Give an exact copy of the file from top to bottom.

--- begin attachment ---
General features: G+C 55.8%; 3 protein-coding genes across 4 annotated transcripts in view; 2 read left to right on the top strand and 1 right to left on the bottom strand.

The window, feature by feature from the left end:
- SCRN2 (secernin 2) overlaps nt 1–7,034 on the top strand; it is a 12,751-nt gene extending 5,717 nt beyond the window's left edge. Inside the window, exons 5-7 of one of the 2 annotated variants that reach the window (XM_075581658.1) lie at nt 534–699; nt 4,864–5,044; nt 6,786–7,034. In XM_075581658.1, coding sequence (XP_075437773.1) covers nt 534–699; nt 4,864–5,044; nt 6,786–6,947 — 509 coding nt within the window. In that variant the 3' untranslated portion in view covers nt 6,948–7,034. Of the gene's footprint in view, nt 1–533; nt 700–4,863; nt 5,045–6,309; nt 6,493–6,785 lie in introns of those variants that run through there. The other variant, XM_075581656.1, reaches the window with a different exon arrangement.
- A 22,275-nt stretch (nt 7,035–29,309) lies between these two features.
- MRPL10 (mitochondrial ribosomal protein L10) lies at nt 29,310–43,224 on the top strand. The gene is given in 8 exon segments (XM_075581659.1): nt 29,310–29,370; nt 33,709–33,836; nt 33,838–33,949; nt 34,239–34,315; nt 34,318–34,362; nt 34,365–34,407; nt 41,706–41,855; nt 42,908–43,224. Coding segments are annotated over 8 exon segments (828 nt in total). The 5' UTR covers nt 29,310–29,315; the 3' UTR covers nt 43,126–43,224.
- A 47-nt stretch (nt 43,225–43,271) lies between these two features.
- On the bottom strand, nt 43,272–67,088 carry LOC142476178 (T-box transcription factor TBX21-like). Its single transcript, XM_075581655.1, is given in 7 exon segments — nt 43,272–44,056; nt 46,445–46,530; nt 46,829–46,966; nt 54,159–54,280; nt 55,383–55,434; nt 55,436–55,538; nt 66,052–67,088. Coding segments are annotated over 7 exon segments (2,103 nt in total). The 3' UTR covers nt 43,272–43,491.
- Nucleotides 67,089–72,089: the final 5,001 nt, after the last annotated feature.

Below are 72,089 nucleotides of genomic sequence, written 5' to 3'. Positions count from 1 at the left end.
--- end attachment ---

General features: G+C 55.8%; 3 protein-coding genes across 4 annotated transcripts in view; 2 read left to right on the top strand and 1 right to left on the bottom strand.

The window, feature by feature from the left end:
- SCRN2 (secernin 2) overlaps nt 1–7,034 on the top strand; it is a 12,751-nt gene extending 5,717 nt beyond the window's left edge. Inside the window, exons 5-7 of one of the 2 annotated variants that reach the window (XM_075581658.1) lie at nt 534–699; nt 4,864–5,044; nt 6,786–7,034. In XM_075581658.1, coding sequence (XP_075437773.1) covers nt 534–699; nt 4,864–5,044; nt 6,786–6,947 — 509 coding nt within the window. In that variant the 3' untranslated portion in view covers nt 6,948–7,034. Of the gene's footprint in view, nt 1–533; nt 700–4,863; nt 5,045–6,309; nt 6,493–6,785 lie in introns of those variants that run through there. The other variant, XM_075581656.1, reaches the window with a different exon arrangement.
- A 22,275-nt stretch (nt 7,035–29,309) lies between these two features.
- MRPL10 (mitochondrial ribosomal protein L10) lies at nt 29,310–43,224 on the top strand. The gene is given in 8 exon segments (XM_075581659.1): nt 29,310–29,370; nt 33,709–33,836; nt 33,838–33,949; nt 34,239–34,315; nt 34,318–34,362; nt 34,365–34,407; nt 41,706–41,855; nt 42,908–43,224. Coding segments are annotated over 8 exon segments (828 nt in total). The 5' UTR covers nt 29,310–29,315; the 3' UTR covers nt 43,126–43,224.
- A 47-nt stretch (nt 43,225–43,271) lies between these two features.
- On the bottom strand, nt 43,272–67,088 carry LOC142476178 (T-box transcription factor TBX21-like). Its single transcript, XM_075581655.1, is given in 7 exon segments — nt 43,272–44,056; nt 46,445–46,530; nt 46,829–46,966; nt 54,159–54,280; nt 55,383–55,434; nt 55,436–55,538; nt 66,052–67,088. Coding segments are annotated over 7 exon segments (2,103 nt in total). The 3' UTR covers nt 43,272–43,491.
- Nucleotides 67,089–72,089: the final 5,001 nt, after the last annotated feature.

Below are 72,089 nucleotides of genomic sequence, written 5' to 3'. Positions count from 1 at the left end.